Members of every team in the Dakota Ridge Youth Basketball league did more than work up a sweat on the court this year. The kids volunteered on community projects ranging from helping to clean up Water’s Edge Park and Coal Mine Avenue to writing letters to soldiers.
“The kids are already involved in their community through basketball; the projects help to strengthen this connection as the kids give back and see the positive impact of their service,” said Felicia Randall, community service coordinator for Dakota Ridge.
Randall said that while teams have volunteered in the community on their own, this was the first year the entire league volunteered for service projects. She said the projects for each team were specifically chosen for the age groups, ranging from third to eighth grades, to make sure it would be something the kids connected with as well as enjoyed.
“Our team had a blast writing the letters to the soldiers,” said Ella McFarland, 9, whose team wrote letters to active members of the military. “We had a letter-writing party at Yogurtland, and everyone shared supplies and ideas.”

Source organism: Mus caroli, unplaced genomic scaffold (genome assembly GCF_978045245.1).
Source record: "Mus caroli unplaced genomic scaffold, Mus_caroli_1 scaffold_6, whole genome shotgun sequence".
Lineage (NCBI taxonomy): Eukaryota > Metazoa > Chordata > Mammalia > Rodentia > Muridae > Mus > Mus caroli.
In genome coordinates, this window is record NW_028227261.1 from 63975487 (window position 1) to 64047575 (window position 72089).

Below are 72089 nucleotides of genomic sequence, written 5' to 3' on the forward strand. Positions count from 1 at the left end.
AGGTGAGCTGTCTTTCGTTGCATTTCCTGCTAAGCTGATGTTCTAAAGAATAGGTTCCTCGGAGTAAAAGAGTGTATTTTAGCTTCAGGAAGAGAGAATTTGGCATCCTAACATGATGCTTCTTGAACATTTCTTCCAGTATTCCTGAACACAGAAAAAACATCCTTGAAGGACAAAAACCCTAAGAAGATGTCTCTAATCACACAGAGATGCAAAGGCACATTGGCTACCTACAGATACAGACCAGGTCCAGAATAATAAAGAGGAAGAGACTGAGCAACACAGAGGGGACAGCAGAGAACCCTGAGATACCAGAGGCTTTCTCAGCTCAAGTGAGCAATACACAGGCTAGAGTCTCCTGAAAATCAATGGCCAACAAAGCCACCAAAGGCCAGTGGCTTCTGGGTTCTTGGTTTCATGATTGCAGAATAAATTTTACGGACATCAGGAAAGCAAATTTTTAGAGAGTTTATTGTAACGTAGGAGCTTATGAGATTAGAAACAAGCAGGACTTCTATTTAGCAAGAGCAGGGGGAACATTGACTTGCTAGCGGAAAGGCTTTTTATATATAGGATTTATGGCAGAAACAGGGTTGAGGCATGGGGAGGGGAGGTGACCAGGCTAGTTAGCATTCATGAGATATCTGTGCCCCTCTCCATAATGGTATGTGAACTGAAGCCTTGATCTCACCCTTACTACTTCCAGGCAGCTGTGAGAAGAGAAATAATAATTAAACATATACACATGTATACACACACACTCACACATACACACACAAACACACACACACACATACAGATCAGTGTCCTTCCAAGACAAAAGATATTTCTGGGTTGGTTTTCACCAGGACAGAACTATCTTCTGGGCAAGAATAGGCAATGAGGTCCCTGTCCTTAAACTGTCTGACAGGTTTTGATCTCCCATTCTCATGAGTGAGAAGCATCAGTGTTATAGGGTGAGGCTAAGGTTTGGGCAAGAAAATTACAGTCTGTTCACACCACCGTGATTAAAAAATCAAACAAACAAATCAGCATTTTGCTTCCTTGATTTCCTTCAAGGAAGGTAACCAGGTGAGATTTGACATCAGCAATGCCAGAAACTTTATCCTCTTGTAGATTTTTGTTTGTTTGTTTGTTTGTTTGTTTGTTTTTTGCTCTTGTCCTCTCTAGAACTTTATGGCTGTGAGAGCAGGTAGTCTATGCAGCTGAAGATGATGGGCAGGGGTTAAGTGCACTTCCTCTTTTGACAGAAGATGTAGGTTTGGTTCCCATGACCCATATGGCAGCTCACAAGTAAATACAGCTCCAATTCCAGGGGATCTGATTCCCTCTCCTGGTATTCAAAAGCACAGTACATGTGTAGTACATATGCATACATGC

The letters Ella and her teammates wrote were part of the Thanks a Million campaign, a year-round program to get people stateside to write letters of thanks and encouragement to active military personnel.
“The girls wrote poems, general thank-you sentiments, funny stories and pictures to hopefully get the message across that they are grateful and thankful for the soldiers’ dedication to our country,” said Cathy McFarland, Ella’s mother and the team manager. “Before the girls got started, we talked about where servicemen and -women might be and what they might be doing to protect our country.”
Yet the service projects weren’t all letters and yogurt. Several groups cleaned up area streets.
“I was surprised by all the trash there was to pick up,” said Nick Parrish, a fifth-grader whose team paired with two other teams to clean up Coal Mine Avenue from West Bowles Avenue to South Ward Street. “It was fun. It was good to help the environment.”
“The kids were a bit hesitant at first, but then once they got started, it became more fun for them,” said Kincaid Bimler, Nick’s coach. “The kids initially weren’t very enthusiastic, but my assistant coach had the idea of making it a competition. The winning group got to opt out of a running drill whenever they wanted, so they were really into it after that.”
Randall said the league plans to continue participating in service projects throughout the South Jeffco community next season.
“It is important for the kids to experience that they can and do have an effect on their community,” Randall said.
Contact Ramsey Scott at email@example.com or 303-933-2233, ext. 22.